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Is it time for your marketing to include a mobile app?
During the month of November 2012, Flurry reached a major milestone, measuring more than a trillion unique events completed inside of mobile apps by consumers. The magnitude of this number, and what it means to an industry barely over four years old,
It is no secret that mobile applications have changed everyday life. People do business, set family reminders, deposit checks, track workouts and spend hours and hours of leisure time in mobile app platforms. Mobile software developer Flurry reported more than a trillion unique app events in November – a number simply unheard of even two years ago.
Consumers spend more time with mobile apps than they do watching television. Flurry reports that mobile apps are quickly closing in on Web browsing, which has stayed stable over the past year at an average of 168 minutes per day per consumer, while mobile applications rose from 94 to 127 minutes. Television watching has stayed steady at between 70 to 72 minutes per day for the past three years.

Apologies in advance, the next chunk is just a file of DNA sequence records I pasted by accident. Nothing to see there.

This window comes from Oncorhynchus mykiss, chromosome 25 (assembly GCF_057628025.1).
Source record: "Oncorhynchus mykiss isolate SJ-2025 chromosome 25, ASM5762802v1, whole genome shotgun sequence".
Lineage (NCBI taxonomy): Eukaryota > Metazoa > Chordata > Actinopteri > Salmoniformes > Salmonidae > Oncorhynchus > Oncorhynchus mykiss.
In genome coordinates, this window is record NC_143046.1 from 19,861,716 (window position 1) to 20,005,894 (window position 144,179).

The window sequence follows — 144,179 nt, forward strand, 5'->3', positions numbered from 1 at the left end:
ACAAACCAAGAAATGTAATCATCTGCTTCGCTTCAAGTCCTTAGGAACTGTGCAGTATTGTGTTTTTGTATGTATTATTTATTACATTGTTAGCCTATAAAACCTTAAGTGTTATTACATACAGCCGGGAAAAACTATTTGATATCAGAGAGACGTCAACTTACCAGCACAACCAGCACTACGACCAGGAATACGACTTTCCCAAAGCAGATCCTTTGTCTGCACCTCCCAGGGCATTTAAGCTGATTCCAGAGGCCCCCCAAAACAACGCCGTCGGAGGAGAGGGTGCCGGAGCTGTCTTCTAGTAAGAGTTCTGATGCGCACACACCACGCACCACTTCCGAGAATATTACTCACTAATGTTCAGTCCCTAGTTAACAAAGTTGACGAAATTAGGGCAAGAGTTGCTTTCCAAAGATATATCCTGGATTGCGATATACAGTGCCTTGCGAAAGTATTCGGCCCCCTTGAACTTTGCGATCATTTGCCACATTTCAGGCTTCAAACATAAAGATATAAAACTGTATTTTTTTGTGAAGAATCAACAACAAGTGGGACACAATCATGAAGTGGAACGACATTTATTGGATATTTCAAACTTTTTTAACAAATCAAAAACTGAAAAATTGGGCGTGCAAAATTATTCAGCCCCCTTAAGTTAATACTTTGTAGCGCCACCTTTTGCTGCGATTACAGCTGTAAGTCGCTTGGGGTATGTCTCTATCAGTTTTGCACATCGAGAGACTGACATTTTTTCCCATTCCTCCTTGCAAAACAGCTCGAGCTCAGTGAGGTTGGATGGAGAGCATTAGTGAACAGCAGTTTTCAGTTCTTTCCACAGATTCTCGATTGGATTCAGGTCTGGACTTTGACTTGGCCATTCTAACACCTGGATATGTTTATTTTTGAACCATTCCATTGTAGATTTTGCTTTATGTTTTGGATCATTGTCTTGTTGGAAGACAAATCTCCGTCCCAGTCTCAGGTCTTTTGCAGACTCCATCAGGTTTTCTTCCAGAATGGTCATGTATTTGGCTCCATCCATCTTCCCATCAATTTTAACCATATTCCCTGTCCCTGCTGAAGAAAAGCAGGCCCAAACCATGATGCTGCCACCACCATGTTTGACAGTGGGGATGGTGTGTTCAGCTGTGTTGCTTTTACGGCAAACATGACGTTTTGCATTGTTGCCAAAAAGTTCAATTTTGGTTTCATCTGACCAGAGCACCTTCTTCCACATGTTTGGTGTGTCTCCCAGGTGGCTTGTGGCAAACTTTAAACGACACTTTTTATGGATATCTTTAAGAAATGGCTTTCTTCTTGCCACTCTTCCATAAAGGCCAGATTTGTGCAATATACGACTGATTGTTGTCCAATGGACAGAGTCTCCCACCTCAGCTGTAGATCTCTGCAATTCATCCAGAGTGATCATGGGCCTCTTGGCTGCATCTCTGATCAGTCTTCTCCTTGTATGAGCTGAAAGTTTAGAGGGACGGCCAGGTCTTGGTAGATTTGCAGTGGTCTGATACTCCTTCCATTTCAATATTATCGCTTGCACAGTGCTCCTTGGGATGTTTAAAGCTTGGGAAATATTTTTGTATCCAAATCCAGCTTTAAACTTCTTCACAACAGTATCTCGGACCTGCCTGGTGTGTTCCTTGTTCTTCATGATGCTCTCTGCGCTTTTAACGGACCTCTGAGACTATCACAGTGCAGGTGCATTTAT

It makes sense, really. There are 6 billion mobile subscribers worldwide, according to mobiTHINKING. Smart phones and tablets have made it possible to be connected at all times and mobile apps mean bypassing laptops and desktops completely to get needed information. The novelty of mobile apps has worn off; they are now an integral, normal part of everyday life.
So what does all this mean, really? People are increasingly trading in the convenience of Web browsing for the heightened level of convenience that mobile apps provide. For entrepreneurs and small business owners, this represents a shift that could prove devastating to marketing tactics in the coming years. It seems that just as small businesses have begun to master the art of social media efforts, like professional Facebook pages and Twitter accounts, the best way to reach customers is changing again.
Does your business need a mobile app? If you are automatically shaking your head no, then you might want to think again. Sure, mobile app development is not as inexpensive as signing up for a Facebook page, but what revenue are you missing out on by not providing this service to your customer base?